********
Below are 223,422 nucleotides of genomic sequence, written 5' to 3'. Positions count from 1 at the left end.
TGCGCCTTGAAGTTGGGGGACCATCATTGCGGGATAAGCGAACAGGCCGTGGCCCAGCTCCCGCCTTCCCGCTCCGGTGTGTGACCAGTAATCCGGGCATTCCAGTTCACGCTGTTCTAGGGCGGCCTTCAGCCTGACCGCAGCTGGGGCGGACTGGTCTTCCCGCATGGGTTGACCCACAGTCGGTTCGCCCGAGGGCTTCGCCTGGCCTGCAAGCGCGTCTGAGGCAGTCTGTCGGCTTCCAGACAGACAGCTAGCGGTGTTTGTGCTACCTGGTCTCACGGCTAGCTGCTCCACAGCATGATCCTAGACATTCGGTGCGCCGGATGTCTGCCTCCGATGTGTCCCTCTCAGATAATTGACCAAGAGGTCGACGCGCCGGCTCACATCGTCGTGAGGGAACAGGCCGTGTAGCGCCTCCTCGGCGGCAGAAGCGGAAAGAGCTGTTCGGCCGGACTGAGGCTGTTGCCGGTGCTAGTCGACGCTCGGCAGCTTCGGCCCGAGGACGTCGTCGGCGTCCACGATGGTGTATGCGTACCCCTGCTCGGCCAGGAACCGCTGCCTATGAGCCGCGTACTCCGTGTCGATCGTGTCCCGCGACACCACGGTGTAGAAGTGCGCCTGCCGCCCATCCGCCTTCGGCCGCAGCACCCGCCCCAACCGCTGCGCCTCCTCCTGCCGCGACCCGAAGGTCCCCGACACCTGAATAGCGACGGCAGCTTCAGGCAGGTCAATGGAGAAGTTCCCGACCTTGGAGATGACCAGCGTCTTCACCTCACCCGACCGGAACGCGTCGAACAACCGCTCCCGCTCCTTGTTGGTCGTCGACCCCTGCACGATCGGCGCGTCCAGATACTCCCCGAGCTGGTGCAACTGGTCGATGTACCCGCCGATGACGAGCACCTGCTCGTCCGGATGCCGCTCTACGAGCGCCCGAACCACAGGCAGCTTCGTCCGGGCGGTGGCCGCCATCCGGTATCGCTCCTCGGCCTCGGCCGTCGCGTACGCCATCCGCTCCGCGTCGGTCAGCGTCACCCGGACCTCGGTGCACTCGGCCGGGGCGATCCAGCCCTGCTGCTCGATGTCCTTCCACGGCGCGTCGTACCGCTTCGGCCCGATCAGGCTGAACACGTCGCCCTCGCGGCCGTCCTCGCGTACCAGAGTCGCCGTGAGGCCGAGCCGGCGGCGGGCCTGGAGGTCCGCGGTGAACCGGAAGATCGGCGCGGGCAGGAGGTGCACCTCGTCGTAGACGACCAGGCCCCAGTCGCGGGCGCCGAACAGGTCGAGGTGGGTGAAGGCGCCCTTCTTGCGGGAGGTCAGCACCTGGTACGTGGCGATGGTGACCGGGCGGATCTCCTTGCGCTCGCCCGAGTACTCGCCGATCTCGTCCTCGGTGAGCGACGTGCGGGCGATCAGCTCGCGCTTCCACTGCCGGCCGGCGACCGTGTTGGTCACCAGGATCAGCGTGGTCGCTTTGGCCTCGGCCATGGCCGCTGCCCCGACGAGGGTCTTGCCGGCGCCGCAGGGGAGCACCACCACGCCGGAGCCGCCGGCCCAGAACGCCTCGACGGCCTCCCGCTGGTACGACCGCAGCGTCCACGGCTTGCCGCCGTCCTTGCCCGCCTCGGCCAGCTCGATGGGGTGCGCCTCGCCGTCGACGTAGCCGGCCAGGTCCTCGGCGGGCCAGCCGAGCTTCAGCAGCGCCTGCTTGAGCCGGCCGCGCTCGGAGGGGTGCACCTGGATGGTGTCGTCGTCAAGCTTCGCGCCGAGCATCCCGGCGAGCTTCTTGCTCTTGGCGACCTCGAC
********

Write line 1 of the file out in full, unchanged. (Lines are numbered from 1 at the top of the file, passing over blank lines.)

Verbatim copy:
Below are 223,422 nucleotides of genomic sequence, written 5' to 3'. Positions count from 1 at the left end.